Compositing to Recover an Image

Compositing to Recover an Image

Compositing to Recover an Image | A first try-out for ON1 PhotoRAW 2023

I tend to like my photographs to be straight out of camera (SOOC) or if I have to edit them, just trying to achieve a filmic (analogue film) look. That’s not to say that I won’t play around with images, just that if I don’t have to all then all the better.

I recently posted some shots of the OCRDA Aqua Adrenaline power boat racing which came to Torquay at the end of April, 2022. Now in truth, because of the conditions I did play around with these in post as the results otherwise would have been less than usable. However, for this exercise I decided to take one of the least interesting and play around with it with the idea of making it into something more interesting as well as making a good topic for this post.

What camera and lens did I use?

The original image was created using a Panasonic Lumix GX-80 with a Lumix 12-60mm f3.5-5.6 lens. This is a great “walkabout lens” which I use for everythig from candid and street through to landscape. The Lumix GX-80 is a 16MP M43 (MFT) sensor camera which at a crop of 2x means I am shooting 24 -120mm. I generally find that the images are often a little softer than if I use say my Fujifilm x-T1 or my Nikon D600 but they are perfectly acceptable in general for the genres I tend to shoot eg candid, street etc.

Here’s the original image for comparison with the header image.

Photo copyright Dave Collerton. All rights reserved.

Getting Started

For this project I decided to use the new release of On1 PhotoRAW 2023 and this worked really well here. Before the 2023 release of ON1 PhotoRAW I would have used Luminar Neo from Skylum as this has good sky replacement tools but since the release of ON1 PhotoRAW 2023 that is no longer necessary. Luminar Neo for this reason tends to gather dust nowadays!

The first job here was to apply a tone curves to enhance the various tones in the image, for example to lift the tones in the shadows and mid-tones while pulling down the highlights. I love analogue film and so I tend to take every opportunity to make my images look like analogue. Alternatively you could simply aply a preset to rebuild the image with respect to the tonality and colourisation etc. In ON1 PhotoRAW 2023 you now have the option to apply presets generally or just to specific parts of the image, for example to the sky, people, foreground etc. It’s a pretty cool feature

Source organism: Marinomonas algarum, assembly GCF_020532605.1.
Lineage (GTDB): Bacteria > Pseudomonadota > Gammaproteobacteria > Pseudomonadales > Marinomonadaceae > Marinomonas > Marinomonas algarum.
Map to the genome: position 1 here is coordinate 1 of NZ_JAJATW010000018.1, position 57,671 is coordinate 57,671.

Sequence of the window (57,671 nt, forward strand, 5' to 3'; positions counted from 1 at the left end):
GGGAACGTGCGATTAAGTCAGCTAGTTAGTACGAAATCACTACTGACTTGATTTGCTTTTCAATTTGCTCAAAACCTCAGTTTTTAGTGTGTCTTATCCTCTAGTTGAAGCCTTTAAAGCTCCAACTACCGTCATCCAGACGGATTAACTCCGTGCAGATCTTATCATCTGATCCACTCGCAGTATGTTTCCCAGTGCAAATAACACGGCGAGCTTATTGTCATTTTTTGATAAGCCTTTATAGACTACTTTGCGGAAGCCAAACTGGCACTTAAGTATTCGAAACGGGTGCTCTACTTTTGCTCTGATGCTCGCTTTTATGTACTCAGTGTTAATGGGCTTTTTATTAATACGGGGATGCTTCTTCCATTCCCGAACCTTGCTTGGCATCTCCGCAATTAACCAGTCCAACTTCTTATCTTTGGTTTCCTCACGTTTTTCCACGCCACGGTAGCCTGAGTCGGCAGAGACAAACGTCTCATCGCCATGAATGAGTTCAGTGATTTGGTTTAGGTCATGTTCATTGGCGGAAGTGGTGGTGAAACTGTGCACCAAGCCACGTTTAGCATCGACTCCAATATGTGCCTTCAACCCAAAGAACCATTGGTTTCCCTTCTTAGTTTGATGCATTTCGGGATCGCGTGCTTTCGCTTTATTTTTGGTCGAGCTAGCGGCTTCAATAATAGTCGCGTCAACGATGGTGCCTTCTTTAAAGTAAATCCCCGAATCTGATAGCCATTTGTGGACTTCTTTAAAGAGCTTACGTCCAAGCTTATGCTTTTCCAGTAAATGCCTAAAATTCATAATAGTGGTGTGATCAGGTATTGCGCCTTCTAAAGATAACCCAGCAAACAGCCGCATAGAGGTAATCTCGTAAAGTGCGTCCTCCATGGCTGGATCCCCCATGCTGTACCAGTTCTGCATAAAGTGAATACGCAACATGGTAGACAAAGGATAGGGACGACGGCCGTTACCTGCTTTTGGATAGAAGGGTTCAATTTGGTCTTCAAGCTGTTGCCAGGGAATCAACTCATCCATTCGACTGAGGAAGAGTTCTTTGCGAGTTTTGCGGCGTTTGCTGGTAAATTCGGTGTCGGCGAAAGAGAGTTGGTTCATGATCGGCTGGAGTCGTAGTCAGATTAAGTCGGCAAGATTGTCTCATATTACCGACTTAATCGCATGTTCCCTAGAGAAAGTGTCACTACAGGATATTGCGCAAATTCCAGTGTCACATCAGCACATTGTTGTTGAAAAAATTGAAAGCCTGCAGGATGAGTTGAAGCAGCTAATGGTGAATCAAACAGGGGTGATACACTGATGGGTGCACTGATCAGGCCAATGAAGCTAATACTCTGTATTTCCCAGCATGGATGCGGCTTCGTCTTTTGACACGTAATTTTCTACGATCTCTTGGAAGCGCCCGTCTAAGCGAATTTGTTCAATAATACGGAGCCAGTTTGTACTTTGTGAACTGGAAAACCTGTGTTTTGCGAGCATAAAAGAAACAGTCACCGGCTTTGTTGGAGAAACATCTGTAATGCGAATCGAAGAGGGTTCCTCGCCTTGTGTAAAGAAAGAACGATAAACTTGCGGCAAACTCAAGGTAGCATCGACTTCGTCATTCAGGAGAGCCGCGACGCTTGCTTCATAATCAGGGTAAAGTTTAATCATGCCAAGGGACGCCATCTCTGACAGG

After all of this – which only took a few minutes – it was time to apply a new sky. Now, I have a lot of sky’s that I have collected over the past few years, both by taking photos as well as by searching for free sky’s online. Here I have opted to use one of the sky’s included in ON1 PhotoRAW 2023 under the Storm section. This particular one was Storm 4.

Applying a new Sky

Applying the sky is simplicity itself and ON1 PhotoRAW 2023 does a pretty good job of getting it right without a lot of faffing around. I did need to move it around a little as well as fine tune the edges of the mask but these are minor adjustments. I didn’t feel here that the reflection mode would add anything so I left this out. I also retained the warmth of the original rather than making it warmer or cooler, both options being available to me. Once all this was in place I made a few minor adjustments in Develop, for example to exposure and saturation.

In terms of improvement, if this was for something other than this blog there are several things I would do to improve it.

  • Firstly, I’d work a little harder on the shadows as the light in this location has cast some shadows because of the change in the light source
  • Secondly, the image as a whole could benefit from some general work on saturation and contrast. It’s a bit “in your face” as it stands, a tad too much contrast and a little dull overall.

Is it an improvement? Well, yes, I think it is. The original was never going to work SOOC so something needed to be done to try to save it. Here’s a comparison of the work undertaken.

Compositing to Recover an Image
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